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Hong Kong banks, the 21st century is knocking: Andy Mukherjee
[NEW YORK] Ironically, the city that should have been first to be swept up by China's fintech revolution is still a picture of old-world conservatism. Not for long, though.
Hong Kong, whose last big innovation in retail payments is as old as the former British colony's 1997 handover to China, is on the cusp of big change.
The Hong Kong Monetary Authority's revised May 30 guidelines for online-only banks will lead to the first licenses being issued by the end of this year. More than 50 parties, including the likes of homegrown fintech players such as WeLab Ltd, backed by billionaire Li Ka-shing, have evinced interest, even though the minimum capital requirement has been set at a not-insignificant HK$300 million (S$51.15 million).
And these will have to be real business plans, marrying traditional risk management with technology; concepts alone won't fly, the HKMA has told applicants.
Still, the prize will be worthwhile. HSBC Holdings Plc, Standard Chartered Plc and Bank of China (Hong Kong) Ltd, the city's three note-issuing banks, can't take their stranglehold on deposits for granted. Not when the new virtual lenders are being told to refrain from imposing minimum balances on customers.
The mainland's BAT trio of Baidu Inc, Alibaba Group Holding Ltd and Tencent Holdings Ltd are waiting for any opening to penetrate the territory's payment landscape. Their main battle currently is with Octopus, a contactless card system majority-owned by subway operator MTR Corp.
The ubiquitous card became popular very quickly during the handover, when there was a shortage of coins; it works like a charm on public transport and in convenience stores. But Octopus hasn't had the same success with newer technologies like mobile payments. It takes two weeks to link Octopus O! ePay wallet with a traditional bank account online. That's two weeks.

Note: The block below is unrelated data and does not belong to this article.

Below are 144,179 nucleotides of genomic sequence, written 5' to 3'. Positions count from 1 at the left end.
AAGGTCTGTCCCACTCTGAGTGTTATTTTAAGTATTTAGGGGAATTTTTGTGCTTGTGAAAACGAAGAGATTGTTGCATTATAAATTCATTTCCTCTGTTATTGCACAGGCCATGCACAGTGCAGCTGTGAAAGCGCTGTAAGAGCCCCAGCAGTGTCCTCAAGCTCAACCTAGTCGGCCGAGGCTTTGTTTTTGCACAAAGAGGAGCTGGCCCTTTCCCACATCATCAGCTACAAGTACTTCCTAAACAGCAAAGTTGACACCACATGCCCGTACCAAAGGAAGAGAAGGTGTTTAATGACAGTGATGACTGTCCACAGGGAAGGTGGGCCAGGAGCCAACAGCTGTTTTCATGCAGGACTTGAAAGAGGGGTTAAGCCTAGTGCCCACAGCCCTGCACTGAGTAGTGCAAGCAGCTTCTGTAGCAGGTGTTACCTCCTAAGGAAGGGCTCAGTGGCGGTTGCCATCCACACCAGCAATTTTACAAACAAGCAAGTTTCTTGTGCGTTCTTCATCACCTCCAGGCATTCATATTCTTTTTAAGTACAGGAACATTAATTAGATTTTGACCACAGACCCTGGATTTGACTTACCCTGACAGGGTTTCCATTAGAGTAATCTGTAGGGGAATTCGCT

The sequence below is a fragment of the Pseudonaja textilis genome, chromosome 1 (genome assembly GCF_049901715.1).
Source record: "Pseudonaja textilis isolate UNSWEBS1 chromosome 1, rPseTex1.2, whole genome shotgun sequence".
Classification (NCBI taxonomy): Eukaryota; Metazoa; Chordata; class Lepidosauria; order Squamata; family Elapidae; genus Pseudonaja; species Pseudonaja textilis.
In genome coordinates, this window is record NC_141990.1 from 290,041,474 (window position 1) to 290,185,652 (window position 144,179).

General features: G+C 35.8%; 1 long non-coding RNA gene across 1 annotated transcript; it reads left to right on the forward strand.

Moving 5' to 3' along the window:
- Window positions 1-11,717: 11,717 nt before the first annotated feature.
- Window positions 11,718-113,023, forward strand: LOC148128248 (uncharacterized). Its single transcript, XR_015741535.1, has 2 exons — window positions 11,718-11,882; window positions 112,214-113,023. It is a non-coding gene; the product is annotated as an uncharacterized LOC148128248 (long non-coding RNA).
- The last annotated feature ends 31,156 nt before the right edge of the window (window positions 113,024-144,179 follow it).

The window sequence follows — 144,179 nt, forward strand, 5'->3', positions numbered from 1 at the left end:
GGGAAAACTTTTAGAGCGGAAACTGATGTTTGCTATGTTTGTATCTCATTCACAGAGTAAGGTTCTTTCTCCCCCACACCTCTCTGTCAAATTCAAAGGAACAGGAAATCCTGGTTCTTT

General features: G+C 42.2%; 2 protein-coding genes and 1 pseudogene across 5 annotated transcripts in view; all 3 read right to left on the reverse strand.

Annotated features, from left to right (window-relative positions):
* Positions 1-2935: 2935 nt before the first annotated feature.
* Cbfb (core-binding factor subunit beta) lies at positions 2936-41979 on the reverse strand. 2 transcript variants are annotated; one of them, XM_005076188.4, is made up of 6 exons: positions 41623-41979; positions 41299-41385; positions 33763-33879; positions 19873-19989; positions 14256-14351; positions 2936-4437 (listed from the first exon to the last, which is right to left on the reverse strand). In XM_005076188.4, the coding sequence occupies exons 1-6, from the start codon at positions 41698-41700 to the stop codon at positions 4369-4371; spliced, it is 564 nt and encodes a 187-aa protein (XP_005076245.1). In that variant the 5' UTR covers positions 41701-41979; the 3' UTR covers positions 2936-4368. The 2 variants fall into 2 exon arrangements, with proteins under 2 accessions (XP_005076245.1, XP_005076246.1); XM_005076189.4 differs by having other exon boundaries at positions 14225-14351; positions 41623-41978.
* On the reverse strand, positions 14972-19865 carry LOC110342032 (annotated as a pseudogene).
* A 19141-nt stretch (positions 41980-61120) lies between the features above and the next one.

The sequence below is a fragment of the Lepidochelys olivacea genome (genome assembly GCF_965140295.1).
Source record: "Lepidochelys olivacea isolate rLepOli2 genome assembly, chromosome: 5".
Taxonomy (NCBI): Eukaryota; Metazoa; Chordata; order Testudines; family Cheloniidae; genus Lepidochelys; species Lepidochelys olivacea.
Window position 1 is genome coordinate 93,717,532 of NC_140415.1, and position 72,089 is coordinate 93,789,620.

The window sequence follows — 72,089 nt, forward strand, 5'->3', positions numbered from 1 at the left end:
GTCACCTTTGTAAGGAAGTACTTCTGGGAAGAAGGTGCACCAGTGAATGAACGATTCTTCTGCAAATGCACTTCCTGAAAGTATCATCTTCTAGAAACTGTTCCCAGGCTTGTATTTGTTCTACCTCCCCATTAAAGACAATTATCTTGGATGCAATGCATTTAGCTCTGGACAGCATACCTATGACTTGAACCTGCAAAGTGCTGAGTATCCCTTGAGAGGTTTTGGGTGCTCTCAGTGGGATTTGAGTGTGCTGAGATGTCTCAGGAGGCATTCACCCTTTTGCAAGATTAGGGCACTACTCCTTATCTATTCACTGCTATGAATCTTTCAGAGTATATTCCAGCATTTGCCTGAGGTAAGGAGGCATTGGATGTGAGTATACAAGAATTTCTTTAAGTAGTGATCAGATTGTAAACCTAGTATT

Octopus, as well as WeChat Pay, Alipay and HSBC's PayMe have stored-value-facility, or SVF, operations in the city. Octopus gave up its deposit-taking license to become an SVF. But digital wallets are struggling even to dislodge cash from Hong Kong taxis.
Rival Singapore, which has been faster in emulating China's success with quick-response-code-based payments, will have a national QR code standard later this year. Meanwhile, Singapore's largest lender, DBS Group Holdings Ltd, runs the world's biggest banking application programming interface platform for third-party developers.
Results are starting to show in the lender's return on equity: Every DBS digital customer is three times as valuable to the bottom line as somebody who walks into a branch.
For Hong Kong to lift its fintech game, it needs to dismantle the silos in which deposits and payments operate. Online-only outfits could be the way to do it. What strategy will the brick-and-mortar banks adopt? Bank of East Asia Ltd, a 99-year-old, family-owned lender, has said it may not want a virtual bank license on its own, but is keen to work with partners.
The shakeup of the competitive environment will force the likes of HSBC, which are already making significant investment in mobile-based banking, to step on the gas. Whether they finally arrive in the 21st century as traditional banks, or under a new license, is immaterial.